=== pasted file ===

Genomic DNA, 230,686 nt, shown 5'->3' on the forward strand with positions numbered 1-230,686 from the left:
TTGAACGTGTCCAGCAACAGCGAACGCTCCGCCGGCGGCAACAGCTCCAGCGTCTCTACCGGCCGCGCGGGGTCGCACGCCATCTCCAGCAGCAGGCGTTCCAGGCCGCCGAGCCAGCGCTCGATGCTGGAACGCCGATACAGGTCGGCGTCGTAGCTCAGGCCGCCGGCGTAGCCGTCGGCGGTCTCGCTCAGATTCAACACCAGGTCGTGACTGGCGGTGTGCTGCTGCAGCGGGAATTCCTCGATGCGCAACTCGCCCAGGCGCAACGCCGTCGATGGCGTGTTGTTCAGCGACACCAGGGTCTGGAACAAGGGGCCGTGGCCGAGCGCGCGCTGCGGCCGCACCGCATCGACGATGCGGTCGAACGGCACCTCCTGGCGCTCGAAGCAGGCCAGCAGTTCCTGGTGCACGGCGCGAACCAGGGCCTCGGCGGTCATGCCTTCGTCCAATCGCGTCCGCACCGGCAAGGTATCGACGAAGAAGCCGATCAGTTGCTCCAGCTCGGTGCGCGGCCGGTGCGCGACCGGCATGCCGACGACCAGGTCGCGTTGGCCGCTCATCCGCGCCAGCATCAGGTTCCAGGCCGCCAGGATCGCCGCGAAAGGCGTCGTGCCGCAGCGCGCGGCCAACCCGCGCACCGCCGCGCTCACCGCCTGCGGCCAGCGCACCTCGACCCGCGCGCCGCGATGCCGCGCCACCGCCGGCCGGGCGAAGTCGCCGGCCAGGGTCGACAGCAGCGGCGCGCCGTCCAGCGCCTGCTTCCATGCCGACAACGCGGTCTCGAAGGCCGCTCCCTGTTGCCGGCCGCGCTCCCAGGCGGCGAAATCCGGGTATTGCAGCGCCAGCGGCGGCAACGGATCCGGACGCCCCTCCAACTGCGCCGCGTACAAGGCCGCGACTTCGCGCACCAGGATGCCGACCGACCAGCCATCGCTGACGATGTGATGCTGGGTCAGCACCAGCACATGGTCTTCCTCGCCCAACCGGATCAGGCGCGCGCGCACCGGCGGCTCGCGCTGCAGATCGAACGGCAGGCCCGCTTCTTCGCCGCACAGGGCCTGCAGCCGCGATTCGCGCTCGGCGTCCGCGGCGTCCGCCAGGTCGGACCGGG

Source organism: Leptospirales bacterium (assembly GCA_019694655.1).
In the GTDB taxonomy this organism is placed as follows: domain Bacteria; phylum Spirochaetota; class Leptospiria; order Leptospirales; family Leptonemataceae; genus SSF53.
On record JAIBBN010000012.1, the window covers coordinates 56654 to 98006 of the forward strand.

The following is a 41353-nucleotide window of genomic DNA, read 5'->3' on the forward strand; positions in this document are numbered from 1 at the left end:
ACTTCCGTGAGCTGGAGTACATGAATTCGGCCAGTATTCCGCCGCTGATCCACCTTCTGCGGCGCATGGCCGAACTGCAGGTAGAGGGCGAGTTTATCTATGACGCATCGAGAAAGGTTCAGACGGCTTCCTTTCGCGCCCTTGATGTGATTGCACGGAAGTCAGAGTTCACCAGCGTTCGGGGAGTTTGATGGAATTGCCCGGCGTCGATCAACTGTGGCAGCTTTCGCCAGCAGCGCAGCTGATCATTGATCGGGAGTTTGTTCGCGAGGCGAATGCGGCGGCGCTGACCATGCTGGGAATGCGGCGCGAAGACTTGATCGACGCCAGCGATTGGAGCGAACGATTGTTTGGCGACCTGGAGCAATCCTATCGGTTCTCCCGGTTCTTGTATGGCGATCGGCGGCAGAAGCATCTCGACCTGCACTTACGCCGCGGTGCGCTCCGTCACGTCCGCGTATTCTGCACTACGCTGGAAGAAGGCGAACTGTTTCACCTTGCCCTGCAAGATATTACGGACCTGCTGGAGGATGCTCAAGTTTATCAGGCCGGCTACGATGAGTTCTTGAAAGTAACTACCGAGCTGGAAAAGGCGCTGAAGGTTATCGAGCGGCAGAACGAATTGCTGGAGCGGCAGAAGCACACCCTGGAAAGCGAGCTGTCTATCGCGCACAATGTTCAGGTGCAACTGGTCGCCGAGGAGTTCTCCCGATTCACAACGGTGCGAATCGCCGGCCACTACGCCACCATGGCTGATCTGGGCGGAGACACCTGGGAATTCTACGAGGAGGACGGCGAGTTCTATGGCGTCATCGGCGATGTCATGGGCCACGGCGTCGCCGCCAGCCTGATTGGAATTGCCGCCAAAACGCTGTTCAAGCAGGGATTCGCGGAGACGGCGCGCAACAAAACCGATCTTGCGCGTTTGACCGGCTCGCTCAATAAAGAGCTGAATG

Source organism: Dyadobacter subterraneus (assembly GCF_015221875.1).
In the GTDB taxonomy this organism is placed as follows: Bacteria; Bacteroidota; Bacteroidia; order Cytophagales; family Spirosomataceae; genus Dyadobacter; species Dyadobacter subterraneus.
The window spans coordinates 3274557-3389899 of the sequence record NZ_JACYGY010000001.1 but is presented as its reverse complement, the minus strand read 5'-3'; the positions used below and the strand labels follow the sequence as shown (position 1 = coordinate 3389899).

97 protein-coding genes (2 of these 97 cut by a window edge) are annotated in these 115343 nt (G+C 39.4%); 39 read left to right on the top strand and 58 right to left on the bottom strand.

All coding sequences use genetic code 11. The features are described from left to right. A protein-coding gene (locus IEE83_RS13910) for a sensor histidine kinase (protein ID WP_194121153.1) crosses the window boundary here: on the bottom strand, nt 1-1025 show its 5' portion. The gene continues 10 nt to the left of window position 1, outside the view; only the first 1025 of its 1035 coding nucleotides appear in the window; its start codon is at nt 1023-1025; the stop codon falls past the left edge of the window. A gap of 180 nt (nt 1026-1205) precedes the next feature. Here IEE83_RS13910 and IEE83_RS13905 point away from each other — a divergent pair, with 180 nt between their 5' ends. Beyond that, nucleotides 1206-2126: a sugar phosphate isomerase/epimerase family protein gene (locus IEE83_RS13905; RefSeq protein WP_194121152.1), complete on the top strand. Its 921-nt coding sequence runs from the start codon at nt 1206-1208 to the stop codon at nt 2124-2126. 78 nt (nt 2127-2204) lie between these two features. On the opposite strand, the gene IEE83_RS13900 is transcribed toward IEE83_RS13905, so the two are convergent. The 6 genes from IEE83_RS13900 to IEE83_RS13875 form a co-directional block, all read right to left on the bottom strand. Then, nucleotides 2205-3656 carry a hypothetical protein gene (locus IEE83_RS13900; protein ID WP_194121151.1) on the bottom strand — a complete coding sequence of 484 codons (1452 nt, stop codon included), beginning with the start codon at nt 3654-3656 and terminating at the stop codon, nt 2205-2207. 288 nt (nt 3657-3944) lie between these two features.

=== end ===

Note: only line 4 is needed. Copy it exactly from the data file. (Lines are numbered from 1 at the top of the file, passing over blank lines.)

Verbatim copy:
In the GTDB taxonomy this organism is placed as follows: domain Bacteria; phylum Spirochaetota; class Leptospiria; order Leptospirales; family Leptonemataceae; genus SSF53.